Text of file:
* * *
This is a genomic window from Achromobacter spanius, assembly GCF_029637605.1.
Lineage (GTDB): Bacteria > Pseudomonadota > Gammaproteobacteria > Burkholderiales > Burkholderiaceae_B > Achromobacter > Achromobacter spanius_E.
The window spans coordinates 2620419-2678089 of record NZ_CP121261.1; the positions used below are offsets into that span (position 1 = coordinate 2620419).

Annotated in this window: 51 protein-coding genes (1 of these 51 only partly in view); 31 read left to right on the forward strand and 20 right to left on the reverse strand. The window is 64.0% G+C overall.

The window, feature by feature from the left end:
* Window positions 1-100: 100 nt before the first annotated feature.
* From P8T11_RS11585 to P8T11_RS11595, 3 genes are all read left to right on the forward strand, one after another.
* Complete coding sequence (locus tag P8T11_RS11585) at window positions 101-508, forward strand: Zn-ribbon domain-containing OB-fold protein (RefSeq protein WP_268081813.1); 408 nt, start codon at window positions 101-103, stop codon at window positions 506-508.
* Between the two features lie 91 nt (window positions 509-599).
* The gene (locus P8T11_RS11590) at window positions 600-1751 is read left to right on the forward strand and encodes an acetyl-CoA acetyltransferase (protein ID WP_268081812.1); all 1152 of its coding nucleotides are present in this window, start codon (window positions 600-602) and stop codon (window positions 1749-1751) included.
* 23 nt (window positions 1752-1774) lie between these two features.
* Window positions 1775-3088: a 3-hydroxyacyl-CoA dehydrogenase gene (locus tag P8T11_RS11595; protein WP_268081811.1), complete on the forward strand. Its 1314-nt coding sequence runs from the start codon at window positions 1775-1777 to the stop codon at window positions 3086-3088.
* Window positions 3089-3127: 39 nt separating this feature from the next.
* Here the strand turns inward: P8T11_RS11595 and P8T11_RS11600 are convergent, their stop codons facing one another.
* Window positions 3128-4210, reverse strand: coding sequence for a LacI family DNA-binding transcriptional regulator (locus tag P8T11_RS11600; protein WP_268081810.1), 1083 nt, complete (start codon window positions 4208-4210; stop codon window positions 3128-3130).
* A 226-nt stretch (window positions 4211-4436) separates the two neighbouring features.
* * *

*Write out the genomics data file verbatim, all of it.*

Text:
This is a genomic window from Achromobacter spanius, assembly GCF_029637605.1.
Lineage (GTDB): Bacteria > Pseudomonadota > Gammaproteobacteria > Burkholderiales > Burkholderiaceae_B > Achromobacter > Achromobacter spanius_E.
The window spans coordinates 2620419-2678089 of record NZ_CP121261.1; the positions used below are offsets into that span (position 1 = coordinate 2620419).

Annotated in this window: 51 protein-coding genes (1 of these 51 only partly in view); 31 read left to right on the forward strand and 20 right to left on the reverse strand. The window is 64.0% G+C overall.

The window, feature by feature from the left end:
* Window positions 1-100: 100 nt before the first annotated feature.
* From P8T11_RS11585 to P8T11_RS11595, 3 genes are all read left to right on the forward strand, one after another.
* Complete coding sequence (locus tag P8T11_RS11585) at window positions 101-508, forward strand: Zn-ribbon domain-containing OB-fold protein (RefSeq protein WP_268081813.1); 408 nt, start codon at window positions 101-103, stop codon at window positions 506-508.
* Between the two features lie 91 nt (window positions 509-599).
* The gene (locus P8T11_RS11590) at window positions 600-1751 is read left to right on the forward strand and encodes an acetyl-CoA acetyltransferase (protein ID WP_268081812.1); all 1152 of its coding nucleotides are present in this window, start codon (window positions 600-602) and stop codon (window positions 1749-1751) included.
* 23 nt (window positions 1752-1774) lie between these two features.
* Window positions 1775-3088: a 3-hydroxyacyl-CoA dehydrogenase gene (locus tag P8T11_RS11595; protein WP_268081811.1), complete on the forward strand. Its 1314-nt coding sequence runs from the start codon at window positions 1775-1777 to the stop codon at window positions 3086-3088.
* Window positions 3089-3127: 39 nt separating this feature from the next.
* Here the strand turns inward: P8T11_RS11595 and P8T11_RS11600 are convergent, their stop codons facing one another.
* Window positions 3128-4210, reverse strand: coding sequence for a LacI family DNA-binding transcriptional regulator (locus tag P8T11_RS11600; protein WP_268081810.1), 1083 nt, complete (start codon window positions 4208-4210; stop codon window positions 3128-3130).
* A 226-nt stretch (window positions 4211-4436) separates the two neighbouring features.